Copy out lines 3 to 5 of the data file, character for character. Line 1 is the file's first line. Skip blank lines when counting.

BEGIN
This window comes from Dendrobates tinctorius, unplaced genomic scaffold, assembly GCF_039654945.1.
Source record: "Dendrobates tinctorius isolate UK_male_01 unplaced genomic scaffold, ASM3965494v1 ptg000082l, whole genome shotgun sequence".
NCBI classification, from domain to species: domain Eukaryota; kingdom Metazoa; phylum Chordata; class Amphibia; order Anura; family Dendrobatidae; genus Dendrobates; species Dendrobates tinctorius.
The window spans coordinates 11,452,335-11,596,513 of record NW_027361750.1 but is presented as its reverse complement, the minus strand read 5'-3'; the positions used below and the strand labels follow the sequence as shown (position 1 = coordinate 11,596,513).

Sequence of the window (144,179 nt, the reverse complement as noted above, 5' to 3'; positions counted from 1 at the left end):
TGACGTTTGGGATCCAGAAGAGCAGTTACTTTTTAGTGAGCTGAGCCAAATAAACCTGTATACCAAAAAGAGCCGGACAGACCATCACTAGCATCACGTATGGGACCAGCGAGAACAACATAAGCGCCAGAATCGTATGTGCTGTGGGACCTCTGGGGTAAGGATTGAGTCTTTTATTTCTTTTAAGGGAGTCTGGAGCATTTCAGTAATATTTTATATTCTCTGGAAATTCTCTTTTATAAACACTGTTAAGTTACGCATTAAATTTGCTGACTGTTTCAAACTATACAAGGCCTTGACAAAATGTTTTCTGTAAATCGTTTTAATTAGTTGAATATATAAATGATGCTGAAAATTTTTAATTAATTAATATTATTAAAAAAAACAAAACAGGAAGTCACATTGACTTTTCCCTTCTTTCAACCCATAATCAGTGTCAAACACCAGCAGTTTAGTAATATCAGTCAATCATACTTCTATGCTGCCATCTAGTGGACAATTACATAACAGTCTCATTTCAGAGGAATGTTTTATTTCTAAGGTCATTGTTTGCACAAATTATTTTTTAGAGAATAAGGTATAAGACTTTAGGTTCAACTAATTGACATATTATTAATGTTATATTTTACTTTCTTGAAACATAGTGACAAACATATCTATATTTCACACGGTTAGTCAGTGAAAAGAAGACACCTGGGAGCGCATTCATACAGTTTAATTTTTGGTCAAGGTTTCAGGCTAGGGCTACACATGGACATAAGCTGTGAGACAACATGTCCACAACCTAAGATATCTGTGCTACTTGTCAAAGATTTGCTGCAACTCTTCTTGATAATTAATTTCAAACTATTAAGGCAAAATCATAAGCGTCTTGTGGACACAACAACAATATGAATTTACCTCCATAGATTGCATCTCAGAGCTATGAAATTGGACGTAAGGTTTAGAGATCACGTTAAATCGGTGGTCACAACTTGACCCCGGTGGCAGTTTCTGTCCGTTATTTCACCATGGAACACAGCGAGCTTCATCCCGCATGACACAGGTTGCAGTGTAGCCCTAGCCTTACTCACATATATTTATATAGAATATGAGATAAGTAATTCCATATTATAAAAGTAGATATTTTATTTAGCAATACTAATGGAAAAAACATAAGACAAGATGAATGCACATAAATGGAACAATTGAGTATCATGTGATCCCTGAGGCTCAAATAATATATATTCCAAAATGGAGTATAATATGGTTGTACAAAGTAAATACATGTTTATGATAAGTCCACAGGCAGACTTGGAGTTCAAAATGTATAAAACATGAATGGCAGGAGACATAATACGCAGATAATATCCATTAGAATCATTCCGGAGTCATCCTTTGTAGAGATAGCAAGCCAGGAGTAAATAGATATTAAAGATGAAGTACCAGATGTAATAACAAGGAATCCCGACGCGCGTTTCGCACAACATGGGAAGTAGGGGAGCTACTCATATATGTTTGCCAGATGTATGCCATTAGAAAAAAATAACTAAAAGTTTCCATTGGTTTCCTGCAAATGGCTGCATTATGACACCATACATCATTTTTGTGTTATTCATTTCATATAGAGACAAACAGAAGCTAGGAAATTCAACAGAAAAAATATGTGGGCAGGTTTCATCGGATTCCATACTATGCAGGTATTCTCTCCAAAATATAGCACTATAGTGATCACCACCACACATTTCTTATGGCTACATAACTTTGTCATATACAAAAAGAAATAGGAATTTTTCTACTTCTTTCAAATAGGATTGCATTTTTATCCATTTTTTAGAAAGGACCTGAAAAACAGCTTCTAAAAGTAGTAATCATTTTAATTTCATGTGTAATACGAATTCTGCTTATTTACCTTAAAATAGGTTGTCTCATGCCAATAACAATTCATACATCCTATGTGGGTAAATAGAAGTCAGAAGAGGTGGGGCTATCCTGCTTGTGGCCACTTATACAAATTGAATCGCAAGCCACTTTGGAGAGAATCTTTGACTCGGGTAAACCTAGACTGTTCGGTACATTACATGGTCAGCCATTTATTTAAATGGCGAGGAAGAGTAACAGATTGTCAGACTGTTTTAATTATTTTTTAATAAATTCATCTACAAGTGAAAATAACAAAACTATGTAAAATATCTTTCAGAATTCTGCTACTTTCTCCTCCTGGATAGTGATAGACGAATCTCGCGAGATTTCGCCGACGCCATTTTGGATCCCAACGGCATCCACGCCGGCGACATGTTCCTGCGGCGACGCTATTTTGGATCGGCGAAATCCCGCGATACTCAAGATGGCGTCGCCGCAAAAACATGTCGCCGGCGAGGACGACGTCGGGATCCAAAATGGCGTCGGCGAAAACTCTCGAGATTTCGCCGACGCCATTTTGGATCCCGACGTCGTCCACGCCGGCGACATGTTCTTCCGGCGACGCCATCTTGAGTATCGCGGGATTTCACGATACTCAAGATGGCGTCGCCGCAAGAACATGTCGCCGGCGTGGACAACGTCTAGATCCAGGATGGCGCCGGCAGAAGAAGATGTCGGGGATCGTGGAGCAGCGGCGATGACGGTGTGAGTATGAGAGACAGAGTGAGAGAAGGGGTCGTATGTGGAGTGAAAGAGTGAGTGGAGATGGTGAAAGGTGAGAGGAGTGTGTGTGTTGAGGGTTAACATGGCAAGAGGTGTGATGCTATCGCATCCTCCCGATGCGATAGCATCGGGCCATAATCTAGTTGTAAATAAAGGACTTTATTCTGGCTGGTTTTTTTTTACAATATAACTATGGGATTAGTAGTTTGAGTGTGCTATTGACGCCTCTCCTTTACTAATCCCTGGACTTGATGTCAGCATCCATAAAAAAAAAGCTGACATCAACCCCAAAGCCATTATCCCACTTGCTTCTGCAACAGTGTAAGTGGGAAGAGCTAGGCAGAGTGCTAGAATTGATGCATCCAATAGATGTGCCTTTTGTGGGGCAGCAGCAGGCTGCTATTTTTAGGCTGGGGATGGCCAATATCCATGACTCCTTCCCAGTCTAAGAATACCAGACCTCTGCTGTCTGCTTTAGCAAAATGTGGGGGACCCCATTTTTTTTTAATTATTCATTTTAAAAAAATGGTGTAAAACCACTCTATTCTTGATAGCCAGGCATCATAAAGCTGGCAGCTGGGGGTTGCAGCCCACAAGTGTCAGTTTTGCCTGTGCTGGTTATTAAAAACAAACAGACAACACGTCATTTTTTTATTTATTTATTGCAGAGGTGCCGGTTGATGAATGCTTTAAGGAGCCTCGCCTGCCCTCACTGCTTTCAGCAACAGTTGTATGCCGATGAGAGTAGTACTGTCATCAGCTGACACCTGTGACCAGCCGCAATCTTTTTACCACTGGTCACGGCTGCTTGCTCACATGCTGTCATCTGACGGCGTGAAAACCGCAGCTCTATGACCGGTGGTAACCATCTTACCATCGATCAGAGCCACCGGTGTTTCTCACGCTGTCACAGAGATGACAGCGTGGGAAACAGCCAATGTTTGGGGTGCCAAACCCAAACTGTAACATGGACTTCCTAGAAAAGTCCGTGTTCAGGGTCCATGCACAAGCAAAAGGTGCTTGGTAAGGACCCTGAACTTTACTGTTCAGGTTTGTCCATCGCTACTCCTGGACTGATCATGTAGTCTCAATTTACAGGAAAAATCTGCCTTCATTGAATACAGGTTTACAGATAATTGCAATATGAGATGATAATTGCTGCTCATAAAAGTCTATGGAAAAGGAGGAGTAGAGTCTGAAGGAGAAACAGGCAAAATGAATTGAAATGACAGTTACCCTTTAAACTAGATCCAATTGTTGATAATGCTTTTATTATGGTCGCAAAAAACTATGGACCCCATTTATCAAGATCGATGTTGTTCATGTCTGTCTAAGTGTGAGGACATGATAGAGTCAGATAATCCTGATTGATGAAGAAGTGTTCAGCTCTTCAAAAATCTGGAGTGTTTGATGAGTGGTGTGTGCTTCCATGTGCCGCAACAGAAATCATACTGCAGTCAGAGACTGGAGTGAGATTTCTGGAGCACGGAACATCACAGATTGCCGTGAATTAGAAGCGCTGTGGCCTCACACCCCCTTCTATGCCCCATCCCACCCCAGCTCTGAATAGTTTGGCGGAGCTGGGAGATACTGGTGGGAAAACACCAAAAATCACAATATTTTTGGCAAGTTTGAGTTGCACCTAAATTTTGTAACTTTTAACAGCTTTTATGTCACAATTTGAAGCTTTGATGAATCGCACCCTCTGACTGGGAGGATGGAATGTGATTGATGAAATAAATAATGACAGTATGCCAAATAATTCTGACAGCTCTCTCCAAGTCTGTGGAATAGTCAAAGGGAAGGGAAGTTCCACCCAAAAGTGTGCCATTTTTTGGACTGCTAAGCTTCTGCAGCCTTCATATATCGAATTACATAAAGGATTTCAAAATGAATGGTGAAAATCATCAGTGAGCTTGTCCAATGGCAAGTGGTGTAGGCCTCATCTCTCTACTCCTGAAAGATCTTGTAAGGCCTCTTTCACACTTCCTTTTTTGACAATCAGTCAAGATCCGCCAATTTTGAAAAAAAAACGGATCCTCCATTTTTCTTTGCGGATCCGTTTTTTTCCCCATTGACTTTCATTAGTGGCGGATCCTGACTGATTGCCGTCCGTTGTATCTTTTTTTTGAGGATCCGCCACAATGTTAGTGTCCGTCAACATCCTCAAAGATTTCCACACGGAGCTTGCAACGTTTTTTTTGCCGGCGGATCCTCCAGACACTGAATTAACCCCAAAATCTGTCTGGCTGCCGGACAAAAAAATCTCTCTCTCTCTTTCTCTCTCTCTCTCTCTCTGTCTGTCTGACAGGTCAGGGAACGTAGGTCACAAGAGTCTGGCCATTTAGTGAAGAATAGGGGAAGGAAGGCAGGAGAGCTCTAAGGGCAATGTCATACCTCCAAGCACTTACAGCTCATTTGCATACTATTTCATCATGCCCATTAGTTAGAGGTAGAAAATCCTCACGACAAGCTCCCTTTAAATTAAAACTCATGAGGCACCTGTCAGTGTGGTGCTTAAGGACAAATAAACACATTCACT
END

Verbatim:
NCBI classification, from domain to species: domain Eukaryota; kingdom Metazoa; phylum Chordata; class Amphibia; order Anura; family Dendrobatidae; genus Dendrobates; species Dendrobates tinctorius.
The window spans coordinates 11,452,335-11,596,513 of record NW_027361750.1 but is presented as its reverse complement, the minus strand read 5'-3'; the positions used below and the strand labels follow the sequence as shown (position 1 = coordinate 11,596,513).

Sequence of the window (144,179 nt, the reverse complement as noted above, 5' to 3'; positions counted from 1 at the left end):